Deb Haaland and Sharice Davids are the first Native American women elected to Congress. Photo: Dom brassey

By Lucia Mejia Cardenas, age 10

Debra Haaland

Debra Haaland ran for Congress representing New Mexico and is a member of the Laguna Pueblo tribe. She was inspired to do so by her hard-working and dedicated grandmother. Her grandmother sparked a light in Haaland and made her start a career as an activist. Haaland has been a longtime volunteer for the Democratic Party working hard to get out the vote. Haaland is also passionate about protecting the environment, which is why she resisted the crude oil pipeline at Standing Rock. However, this road has been a rocky one for Haaland. She has faced economic hardship as a single mom, which is why, as a politician, Haaland is making sure that all people get what they need. “It starts with putting people before profit,” she says. She’s also driven to inspire young girls and make sure that they have a role model.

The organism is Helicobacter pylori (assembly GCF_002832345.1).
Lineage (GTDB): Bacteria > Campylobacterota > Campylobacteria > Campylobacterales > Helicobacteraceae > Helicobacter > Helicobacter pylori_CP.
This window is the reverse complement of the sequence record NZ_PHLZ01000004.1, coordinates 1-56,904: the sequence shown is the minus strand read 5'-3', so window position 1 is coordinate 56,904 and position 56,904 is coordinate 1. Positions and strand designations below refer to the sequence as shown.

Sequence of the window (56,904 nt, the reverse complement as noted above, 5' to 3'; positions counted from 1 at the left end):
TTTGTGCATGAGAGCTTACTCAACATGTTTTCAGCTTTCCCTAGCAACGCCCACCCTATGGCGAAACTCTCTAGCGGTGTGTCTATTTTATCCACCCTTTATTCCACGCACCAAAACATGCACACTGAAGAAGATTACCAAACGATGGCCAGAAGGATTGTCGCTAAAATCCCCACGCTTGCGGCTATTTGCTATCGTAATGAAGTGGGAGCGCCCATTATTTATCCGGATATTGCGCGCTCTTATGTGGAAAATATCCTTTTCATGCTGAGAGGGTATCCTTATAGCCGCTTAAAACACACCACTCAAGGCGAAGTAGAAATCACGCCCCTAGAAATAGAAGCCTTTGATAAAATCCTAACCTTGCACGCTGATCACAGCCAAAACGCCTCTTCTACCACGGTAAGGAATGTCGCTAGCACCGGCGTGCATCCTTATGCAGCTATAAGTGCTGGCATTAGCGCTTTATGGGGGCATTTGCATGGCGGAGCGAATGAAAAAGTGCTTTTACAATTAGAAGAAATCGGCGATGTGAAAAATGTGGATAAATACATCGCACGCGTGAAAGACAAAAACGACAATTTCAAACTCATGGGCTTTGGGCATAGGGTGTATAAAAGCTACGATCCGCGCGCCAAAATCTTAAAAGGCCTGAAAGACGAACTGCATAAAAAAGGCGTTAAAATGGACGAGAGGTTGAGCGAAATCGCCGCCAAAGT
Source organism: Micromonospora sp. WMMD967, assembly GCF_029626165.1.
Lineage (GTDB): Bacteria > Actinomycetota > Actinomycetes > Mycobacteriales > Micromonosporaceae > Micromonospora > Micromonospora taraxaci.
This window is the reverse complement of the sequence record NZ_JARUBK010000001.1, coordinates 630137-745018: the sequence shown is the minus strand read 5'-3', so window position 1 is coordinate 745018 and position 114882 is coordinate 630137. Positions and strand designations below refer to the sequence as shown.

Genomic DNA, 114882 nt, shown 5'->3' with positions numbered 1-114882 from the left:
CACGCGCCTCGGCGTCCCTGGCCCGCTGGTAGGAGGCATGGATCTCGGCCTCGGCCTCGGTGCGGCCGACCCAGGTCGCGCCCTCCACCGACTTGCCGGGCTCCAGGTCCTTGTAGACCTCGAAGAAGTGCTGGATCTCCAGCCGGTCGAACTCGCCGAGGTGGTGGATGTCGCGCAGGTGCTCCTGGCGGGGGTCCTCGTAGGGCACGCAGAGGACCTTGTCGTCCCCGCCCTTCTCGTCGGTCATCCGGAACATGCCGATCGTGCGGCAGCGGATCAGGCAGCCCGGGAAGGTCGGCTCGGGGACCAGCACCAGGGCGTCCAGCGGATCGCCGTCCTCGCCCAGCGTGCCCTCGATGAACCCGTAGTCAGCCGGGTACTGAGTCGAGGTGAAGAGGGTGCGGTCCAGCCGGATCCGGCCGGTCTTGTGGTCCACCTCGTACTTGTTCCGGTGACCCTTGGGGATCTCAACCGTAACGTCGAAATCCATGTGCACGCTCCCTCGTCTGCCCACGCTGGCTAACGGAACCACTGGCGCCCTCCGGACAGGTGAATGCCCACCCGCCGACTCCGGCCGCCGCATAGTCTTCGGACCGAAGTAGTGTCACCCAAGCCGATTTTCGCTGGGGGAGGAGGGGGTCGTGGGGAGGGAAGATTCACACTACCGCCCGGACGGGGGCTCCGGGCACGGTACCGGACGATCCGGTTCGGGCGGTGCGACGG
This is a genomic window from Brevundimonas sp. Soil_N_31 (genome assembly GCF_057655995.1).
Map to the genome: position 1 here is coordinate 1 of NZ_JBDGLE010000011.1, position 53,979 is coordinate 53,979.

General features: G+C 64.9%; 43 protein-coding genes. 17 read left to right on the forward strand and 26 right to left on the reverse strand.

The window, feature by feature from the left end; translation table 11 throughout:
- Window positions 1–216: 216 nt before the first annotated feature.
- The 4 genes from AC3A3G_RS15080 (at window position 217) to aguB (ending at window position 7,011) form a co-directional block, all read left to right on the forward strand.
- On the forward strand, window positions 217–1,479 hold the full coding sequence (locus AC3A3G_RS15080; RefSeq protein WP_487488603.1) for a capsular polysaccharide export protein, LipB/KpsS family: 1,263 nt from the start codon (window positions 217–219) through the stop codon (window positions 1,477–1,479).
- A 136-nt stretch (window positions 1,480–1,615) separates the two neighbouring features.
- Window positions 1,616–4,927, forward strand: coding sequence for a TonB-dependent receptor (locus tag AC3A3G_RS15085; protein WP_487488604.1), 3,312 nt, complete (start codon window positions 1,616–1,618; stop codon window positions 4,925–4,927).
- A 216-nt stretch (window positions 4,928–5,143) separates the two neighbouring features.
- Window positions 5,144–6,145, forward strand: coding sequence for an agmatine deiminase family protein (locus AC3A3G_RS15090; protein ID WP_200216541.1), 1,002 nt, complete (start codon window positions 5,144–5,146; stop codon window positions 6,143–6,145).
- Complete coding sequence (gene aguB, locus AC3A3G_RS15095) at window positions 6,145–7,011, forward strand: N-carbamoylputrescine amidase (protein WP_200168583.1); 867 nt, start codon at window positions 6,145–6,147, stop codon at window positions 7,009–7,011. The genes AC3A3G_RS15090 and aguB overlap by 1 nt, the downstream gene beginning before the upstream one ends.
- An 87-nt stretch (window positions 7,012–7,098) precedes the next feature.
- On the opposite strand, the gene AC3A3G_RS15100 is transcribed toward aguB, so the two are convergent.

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Sharice Davids

Sharice Davids is a Native American woman from the Ho-Chunk Nation and former mixed martial arts fighter, who, after the 2016 elections, decided to stand up for the people in Kansas, who she felt were being ignored in Congress.

Before running for Congress, Sharice Davids worked at Pine Ridge Indian Reservation for five years. Davids is also an LGBTQ activist and the second openly lesbian woman in Congress.  After her win, the internet exploded with articles celebrating her being one of the first Native American women in Congress. As journalist Mark Anthony Rolo, who is member of the Bad River Band of Ojibwe in northern Wisconsin, put it, “Our voices are finally being heard.” But it hasn’t all been easy for Davids. During her campaign, she faced intense criticism from the man she out-seated, Republican Kevin Yoder.